Saturday, May 31, 2008

A Stickup, Mostly

It was a stickup but the guy didn't get anything.

The victim was my stepson, Ruan, and it didn't happen in a dark alley late at night. It happened Friday afternoon, and just after noon, as he was on his way to school. It was in broad daylight in a very well traveled area, just off one of the busiest streets here in the city. Just a few blocks from our house.

Pivete is a very colorful Portuguese word that means 'child thief' and there are a lot of them here in Salvador. Two of them approached Ruan, calling him by some made-up name apparently to make it look like they knew him, and one of them backed him up against a wall. He grabbed Ruan's arm, and said "Passa o celular, na boa." This means "Give me your cell phone, nice and easy." The other guy was watching the street, covering for his 'friend.'

Ruan, terrified, told him honestly that he didn't have a cell phone and the guy asked him what the hell was in his pocket and even stuck his hand in to find out. He had some cologne in there - Ruan is into cologne. Much more so than myself, much to my wife's chagrin.

So they let him go, and he went, quaking. Next thing he knows someone, an adult, is calling him back. The two kids have been collared by the cops, who had found a cell phone on the one who tried to rob Ruan. They wanted to know if it was his, which he said it wasn't. They wanted to know what happened and he told them. The Pivete got smacked hard twice on the neck and a cop car pulled up ('cruiser' doesn't quite fit the cars they drive here). They were carted off and that was the end of that.

Ruan, to his credit, didn't come home- he stayed on task and went to school and we only heard about what happened when he got home. We actually want him to have a phone, and it's only because of circumstances that he doesn't. Or didn't, because if he'd had one, he wouldn't anymore. He told us he doesn't want to go to school by himself anymore and we told him that what happened was extremely unusual, to be ripped off like that under those circumstances. Clearly the kids didn't know what they were doing, and they did get caught. We told him to stick close to other people if he's nervous, do the herd thing.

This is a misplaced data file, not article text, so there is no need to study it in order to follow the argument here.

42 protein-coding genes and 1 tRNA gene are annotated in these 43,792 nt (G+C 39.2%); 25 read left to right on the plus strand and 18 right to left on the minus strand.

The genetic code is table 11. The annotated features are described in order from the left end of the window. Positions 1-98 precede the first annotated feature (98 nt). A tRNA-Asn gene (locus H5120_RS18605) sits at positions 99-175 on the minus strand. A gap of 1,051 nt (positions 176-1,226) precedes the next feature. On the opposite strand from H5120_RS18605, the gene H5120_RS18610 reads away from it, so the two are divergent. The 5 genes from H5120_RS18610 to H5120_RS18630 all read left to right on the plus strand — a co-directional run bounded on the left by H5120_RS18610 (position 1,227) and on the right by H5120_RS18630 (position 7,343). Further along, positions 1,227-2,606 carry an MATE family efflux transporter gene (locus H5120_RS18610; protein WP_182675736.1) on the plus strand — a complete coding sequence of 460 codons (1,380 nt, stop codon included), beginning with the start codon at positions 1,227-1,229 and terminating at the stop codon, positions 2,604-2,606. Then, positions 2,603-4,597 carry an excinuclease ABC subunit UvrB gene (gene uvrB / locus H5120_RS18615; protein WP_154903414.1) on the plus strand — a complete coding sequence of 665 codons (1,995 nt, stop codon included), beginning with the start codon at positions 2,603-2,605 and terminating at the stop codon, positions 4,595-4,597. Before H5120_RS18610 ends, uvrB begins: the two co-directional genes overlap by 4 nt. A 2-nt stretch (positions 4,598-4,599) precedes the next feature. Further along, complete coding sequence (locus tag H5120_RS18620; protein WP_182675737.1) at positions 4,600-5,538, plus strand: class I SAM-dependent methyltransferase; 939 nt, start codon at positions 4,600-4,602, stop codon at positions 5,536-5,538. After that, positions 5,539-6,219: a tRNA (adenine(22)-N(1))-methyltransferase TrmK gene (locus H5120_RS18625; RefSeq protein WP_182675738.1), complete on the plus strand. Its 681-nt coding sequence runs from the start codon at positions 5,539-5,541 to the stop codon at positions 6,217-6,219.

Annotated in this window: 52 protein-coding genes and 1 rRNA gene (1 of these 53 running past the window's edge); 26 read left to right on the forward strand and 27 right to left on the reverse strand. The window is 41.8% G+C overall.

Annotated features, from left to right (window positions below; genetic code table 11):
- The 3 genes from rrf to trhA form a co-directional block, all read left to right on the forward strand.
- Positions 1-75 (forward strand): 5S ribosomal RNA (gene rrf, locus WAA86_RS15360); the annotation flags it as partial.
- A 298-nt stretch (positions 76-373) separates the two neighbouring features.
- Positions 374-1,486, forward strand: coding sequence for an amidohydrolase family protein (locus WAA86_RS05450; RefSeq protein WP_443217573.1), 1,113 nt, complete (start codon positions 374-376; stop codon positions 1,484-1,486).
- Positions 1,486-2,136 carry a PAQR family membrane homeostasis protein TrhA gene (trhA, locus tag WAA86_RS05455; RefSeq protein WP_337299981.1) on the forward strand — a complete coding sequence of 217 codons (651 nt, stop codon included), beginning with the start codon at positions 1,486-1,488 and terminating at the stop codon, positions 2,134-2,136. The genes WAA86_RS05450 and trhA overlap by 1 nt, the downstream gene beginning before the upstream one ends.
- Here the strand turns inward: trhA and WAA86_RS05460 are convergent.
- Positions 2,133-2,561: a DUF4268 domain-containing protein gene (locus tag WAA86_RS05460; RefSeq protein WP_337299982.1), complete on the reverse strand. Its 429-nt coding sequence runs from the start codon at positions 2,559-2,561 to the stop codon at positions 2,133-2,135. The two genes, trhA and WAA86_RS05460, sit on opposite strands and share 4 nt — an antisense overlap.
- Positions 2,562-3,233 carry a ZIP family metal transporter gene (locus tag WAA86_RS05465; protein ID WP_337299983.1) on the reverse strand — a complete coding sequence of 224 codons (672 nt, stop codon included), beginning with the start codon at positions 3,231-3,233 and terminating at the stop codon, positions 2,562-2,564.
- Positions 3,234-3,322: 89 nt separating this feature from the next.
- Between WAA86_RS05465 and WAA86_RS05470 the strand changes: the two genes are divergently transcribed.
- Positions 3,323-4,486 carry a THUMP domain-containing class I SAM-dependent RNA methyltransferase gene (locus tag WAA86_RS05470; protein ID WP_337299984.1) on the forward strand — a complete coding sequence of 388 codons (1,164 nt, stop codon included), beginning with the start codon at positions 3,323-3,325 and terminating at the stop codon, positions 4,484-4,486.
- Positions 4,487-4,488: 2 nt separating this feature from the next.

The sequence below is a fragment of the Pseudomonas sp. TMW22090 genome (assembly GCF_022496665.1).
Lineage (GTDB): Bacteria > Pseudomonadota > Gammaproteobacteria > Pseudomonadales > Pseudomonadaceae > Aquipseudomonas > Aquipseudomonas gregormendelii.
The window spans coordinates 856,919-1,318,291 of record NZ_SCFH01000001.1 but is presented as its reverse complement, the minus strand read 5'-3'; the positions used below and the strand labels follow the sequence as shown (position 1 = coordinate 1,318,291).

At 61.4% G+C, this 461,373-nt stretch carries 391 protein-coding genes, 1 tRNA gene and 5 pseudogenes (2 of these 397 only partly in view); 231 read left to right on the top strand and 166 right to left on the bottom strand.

I've said it before on this blog that I consider it a minor miracle that the same thing hasn't happened to me yet here in Salvador. The only place I ever got mugged was in Greenfield, Massachusetts with a friend of mine when we weren't much older than Ruan, I think we were fifteen. That also happened quite early- at about 5 o'clock in the afternoon, but it was December which meant it was already dark. It was also in a very public spot, on the main street in Greenfield, but a little artificial grove of Christmas trees had been set up on the sidewalk and the thieves took advantage of it for cover. When they convinced us that they were actually robbing us I gave them my week's pay, which at the time was twelve dollars. Besides that, nothing worse happened other than getting threatened with a studded leather bracelet which the smaller and more psycho of the dudes wrapped around his fist. They chased off my friend and tried to lead me down an alley but I took off and they couldn't catch me. More than twenty years later it still gets my adrenaline going to remember it.

Those guys also got caught eventually, there was an eyewitness and eventually a trial although I didn't testify.

1 comment:

AkuTyger said...

This is why it's some what safer to walk in the street and do battle with the cars. I don't put anything in my pockets, or even carry a purse, when I got out alone since I was mugged on my corner. I hope he gets over it, but it takes a while. I still get tense when I see a group coming towards me, even when I'm not alone.